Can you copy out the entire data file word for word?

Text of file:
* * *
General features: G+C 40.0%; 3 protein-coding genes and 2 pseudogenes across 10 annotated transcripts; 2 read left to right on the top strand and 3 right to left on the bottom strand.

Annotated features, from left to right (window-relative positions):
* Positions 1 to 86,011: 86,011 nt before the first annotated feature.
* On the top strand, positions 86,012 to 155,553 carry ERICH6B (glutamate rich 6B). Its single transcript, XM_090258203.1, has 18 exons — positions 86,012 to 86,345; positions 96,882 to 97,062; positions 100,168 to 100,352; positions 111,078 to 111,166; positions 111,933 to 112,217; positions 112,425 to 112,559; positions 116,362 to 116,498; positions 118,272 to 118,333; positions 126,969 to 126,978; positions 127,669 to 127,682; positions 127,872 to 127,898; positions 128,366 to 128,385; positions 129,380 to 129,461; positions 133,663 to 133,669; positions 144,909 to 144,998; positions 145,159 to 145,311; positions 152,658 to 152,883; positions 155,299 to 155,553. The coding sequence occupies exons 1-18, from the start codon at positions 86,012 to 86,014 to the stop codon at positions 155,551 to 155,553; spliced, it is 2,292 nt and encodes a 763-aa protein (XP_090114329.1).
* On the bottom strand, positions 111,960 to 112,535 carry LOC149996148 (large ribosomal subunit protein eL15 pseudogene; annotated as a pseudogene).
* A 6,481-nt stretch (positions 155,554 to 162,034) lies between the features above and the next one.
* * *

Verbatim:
General features: G+C 40.0%; 3 protein-coding genes and 2 pseudogenes across 10 annotated transcripts; 2 read left to right on the top strand and 3 right to left on the bottom strand.

Annotated features, from left to right (window-relative positions):
* Positions 1 to 86,011: 86,011 nt before the first annotated feature.
* On the top strand, positions 86,012 to 155,553 carry ERICH6B (glutamate rich 6B). Its single transcript, XM_090258203.1, has 18 exons — positions 86,012 to 86,345; positions 96,882 to 97,062; positions 100,168 to 100,352; positions 111,078 to 111,166; positions 111,933 to 112,217; positions 112,425 to 112,559; positions 116,362 to 116,498; positions 118,272 to 118,333; positions 126,969 to 126,978; positions 127,669 to 127,682; positions 127,872 to 127,898; positions 128,366 to 128,385; positions 129,380 to 129,461; positions 133,663 to 133,669; positions 144,909 to 144,998; positions 145,159 to 145,311; positions 152,658 to 152,883; positions 155,299 to 155,553. The coding sequence occupies exons 1-18, from the start codon at positions 86,012 to 86,014 to the stop codon at positions 155,551 to 155,553; spliced, it is 2,292 nt and encodes a 763-aa protein (XP_090114329.1).
* On the bottom strand, positions 111,960 to 112,535 carry LOC149996148 (large ribosomal subunit protein eL15 pseudogene; annotated as a pseudogene).
* A 6,481-nt stretch (positions 155,554 to 162,034) lies between the features above and the next one.